President’s Message—Anniversaries Mark Years of Reliable, High-quality Water

The California Legislature created the Orange County Water District (OCWD; District) in 1933, giving it broad powers to manage the Orange County Groundwater Basin and protect the county’s water rights to the natural flows of the Santa Ana River. This year marks the 85th anniversary of the agency that safeguards and provides the majority of the drinking water supply in north and central Orange County.

The Groundwater Replenishment System, which OCWD co-created with the Orange County Sanitation District (OCSD), provided enough new water to get us through the recent five-year drought unscathed. This year marks a GWRS milestone as well—its 10-year anniversary.

It’s a good time to celebrate and reflect on OCWD’s accomplishments over the many years, which can be summed up in one phrase: A long tradition of innovation.

OCWD was the first in California to create its own groundwater management plan (1989). Governor Brown and the California Legislature called upon OCWD to offer its expertise when they were developing the Sustainable Groundwater Management Act of 2014 (SGMA), an historic act that required groundwater sustainability plans for all California groundwater basins for the first time.

OCWD is also known as a leader of modern stormwater capture. It installed a large rubber dam in 1992 and another in 1993 that inflate during rainstorms and divert Santa Ana River water into recharge basins in Anaheim and Orange where the water percolates into the large groundwater basin. In addition, the District forged a partnership with the U.S. Army Corps of Engineers to capture stormwater at Prado Dam, to be used during later dry periods.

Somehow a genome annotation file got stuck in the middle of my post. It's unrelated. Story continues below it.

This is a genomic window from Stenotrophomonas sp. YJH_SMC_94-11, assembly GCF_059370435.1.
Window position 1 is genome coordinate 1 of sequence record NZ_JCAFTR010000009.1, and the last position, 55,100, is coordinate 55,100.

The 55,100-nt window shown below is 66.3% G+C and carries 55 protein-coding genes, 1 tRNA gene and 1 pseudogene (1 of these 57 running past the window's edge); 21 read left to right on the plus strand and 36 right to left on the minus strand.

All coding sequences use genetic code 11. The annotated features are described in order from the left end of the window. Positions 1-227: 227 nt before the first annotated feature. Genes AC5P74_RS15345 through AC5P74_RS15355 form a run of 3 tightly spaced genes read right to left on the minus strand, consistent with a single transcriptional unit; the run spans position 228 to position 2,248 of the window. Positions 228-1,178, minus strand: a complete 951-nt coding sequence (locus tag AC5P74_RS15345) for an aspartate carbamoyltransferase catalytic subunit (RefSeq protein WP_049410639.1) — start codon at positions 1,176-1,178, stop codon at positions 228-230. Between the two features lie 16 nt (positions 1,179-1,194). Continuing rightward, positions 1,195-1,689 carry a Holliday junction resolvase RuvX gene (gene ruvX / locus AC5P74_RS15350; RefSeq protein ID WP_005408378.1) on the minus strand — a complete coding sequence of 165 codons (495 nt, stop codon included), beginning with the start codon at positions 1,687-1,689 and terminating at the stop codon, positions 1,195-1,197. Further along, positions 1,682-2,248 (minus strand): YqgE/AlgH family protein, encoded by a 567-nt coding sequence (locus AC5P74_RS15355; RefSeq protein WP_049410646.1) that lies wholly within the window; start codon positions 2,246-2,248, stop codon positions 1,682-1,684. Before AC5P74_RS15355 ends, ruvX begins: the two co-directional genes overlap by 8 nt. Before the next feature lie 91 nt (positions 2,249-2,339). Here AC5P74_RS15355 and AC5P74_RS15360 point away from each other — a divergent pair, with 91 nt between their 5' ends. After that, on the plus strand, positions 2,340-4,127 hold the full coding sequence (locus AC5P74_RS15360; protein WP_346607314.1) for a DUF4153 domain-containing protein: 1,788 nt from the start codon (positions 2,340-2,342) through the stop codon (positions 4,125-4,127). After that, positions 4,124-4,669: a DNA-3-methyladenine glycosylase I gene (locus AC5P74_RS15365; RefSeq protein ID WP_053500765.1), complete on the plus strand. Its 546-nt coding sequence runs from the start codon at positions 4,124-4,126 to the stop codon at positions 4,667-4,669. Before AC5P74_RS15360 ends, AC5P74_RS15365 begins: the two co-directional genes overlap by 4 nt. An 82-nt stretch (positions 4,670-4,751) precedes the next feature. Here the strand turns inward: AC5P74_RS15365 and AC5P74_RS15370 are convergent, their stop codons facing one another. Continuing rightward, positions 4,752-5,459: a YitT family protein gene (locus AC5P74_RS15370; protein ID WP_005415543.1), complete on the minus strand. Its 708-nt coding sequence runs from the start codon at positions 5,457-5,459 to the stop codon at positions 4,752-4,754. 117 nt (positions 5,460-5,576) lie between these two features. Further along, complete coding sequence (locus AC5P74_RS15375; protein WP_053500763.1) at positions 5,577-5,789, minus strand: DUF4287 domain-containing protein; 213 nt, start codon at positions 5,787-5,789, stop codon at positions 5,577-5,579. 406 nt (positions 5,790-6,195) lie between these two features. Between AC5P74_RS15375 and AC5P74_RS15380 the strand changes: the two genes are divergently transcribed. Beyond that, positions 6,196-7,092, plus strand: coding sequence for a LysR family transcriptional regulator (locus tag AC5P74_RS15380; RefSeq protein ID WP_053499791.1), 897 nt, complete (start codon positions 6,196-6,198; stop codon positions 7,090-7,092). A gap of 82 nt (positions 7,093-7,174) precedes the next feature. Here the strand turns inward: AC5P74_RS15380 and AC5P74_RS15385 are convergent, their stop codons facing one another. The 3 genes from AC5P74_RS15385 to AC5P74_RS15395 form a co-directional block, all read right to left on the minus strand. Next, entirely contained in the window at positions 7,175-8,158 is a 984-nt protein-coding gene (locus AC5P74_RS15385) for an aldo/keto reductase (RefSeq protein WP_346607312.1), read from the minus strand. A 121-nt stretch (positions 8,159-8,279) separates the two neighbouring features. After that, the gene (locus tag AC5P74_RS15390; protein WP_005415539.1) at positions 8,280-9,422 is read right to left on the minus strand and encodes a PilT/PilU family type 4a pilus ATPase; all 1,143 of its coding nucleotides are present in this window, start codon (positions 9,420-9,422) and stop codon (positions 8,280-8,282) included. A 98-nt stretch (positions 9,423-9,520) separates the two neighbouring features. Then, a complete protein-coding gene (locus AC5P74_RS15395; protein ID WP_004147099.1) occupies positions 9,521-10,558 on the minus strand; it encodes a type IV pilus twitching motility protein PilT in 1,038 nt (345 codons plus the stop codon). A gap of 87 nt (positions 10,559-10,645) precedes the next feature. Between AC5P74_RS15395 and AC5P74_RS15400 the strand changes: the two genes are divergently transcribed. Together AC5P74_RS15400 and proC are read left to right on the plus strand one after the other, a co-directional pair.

When OCWD builds for efficiency, it does it well and sometimes it does it big. The District created the largest constructed wetlands on the West Coast of the United States—the Prado Wetlands—to naturally remove nitrate contaminants from the Santa Ana River flows at a cost substantially lower than that of conventional man-made treatment.

In 1977, Water Factory 21 was the first wastewater reclamation plant in the world to use reverse osmosis to treat wastewater and drinking water. It paved the way for OCWD’s top innovation, the co-creation of the Groundwater Replenishment System (GWRS). Located at OCWD headquarters in Fountain Valley, the GWRS is the world’s largest advanced water purification project for potable reuse and supplies 30 percent of the water put back in the Orange County Groundwater Basin.

Since coming online in 2008, the GWRS has produced more than 245 billion gallons of ultra-pure water. Today, the Groundwater Replenishment System provides 100 million gallons per day and when its final expansion is completed in 2023, it will provide enough water for 1 million people.

Both Water Factory 21 and the GWRS blazed the water reuse trail and their worldwide impact in making potable reuse a reality from a technical, policy and social standpoint is and continues to be groundbreaking. Coming soon, the GWRS will attempt to set a Guinness World Record for the most wastewater purified to drinking water standards in a 24-hour period.

You are invited to join OCWD and OCSD in celebrating the GWRS 10-year anniversary and the attempt to set a new Guinness World Records title for the most wastewater recycled to drinking water in 24 hours on Feb. 16 from 3:30 to 6:30 p.m. at Winter Fest. It’s a free event for the community and features a snow slide, snow play area, food, music, tours, and more.

For additional information about the District or the GWRS, visit and view the District’s history page, its new corporate brochure and GWRS brochure.